The Love Bunglers by Jaime Hernandez (Kris Saldaña)
So good. The Love Bunglers is actually the first comic I’ve read from any of the Hernandez brothers (Love and Rockets), which I now know is a crime. This book hits my comic receptors like enchiladas on my plate at a family party. The writing is nuts with how effortless it tells a story. There are no exposition dumps, there are no wasted scenes, no clunky dialogue. It’s amazing. And the art is perfect. You can tell that Jaime is all about precision, making sure that everything that needs to be drawn, is, and what doesn’t need to be drawn, isn’t. Full black and white, I would hate to see this book colored. It’s a very Hispanic story told by a master Hispanic creator which informs every reason you should read this comic.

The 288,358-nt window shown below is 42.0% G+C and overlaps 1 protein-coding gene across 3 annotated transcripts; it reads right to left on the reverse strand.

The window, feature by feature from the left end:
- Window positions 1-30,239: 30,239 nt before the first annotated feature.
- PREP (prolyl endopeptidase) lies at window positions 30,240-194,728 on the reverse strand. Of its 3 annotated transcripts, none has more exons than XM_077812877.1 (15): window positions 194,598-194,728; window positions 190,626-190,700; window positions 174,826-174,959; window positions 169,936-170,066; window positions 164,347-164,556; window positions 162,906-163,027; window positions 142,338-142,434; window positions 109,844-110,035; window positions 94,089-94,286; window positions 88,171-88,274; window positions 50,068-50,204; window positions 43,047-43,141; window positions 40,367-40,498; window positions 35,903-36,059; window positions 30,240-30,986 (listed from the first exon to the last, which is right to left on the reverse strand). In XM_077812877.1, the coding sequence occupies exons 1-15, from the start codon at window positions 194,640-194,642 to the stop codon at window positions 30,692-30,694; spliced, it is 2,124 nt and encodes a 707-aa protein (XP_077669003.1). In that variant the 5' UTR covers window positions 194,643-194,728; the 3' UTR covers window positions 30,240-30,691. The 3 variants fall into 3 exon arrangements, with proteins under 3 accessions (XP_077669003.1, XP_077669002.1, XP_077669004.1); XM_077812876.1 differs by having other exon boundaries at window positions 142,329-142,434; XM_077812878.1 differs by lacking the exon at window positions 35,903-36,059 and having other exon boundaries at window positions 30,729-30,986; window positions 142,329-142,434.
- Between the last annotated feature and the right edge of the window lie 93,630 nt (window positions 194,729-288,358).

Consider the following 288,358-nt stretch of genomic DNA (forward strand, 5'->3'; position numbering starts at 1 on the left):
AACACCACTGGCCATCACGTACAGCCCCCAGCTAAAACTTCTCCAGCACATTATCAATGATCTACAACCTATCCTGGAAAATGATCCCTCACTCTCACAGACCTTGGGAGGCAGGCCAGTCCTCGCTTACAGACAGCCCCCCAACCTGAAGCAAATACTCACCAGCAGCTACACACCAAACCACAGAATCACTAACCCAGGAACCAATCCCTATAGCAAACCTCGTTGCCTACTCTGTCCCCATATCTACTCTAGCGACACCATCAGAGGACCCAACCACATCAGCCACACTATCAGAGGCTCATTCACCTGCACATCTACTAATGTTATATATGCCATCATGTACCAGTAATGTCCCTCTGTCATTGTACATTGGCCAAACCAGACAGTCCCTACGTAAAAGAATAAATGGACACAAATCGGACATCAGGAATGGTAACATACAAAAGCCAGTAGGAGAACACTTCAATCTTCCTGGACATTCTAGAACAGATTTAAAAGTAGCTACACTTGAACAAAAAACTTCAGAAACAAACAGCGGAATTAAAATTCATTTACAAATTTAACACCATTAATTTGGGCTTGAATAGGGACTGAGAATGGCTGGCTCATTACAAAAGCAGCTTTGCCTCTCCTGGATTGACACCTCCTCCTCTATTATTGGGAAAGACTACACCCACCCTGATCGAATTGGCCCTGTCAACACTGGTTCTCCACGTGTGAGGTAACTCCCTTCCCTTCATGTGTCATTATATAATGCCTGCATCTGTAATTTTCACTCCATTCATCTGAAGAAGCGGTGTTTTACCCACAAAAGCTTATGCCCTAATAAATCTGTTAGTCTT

Lumberjanes, Vol. 1 by Noelle Stevenson, Grace Ellis, Shannon Watters, Brooke Allen (Gina Nicoll)
Have you ever had that one book you find at just the right moment during a tough time and, for the span of that book, things feel okay again? Lumberjanes was that book for me, and it’s giving me all the cheesy power-of-books feels that I haven’t had since teenage me read Harry Potter.
Will I ever get a tattoo? Honestly, I’m not sure. But I loved Ink for Beginners because it’s so honest about everything that comes with getting a tattoo. I’m a person who needs to know anything and everything I can before making any big decisions (impulsive, I am not), and I loved how informative this was while also being supremely entertaining. Whether you’re multiple tattoos in or will never get a tattoo, this is a GORGEOUS comic that you should absolutely pick up. The digital copy is plenty purty, but this is one worth owning in print.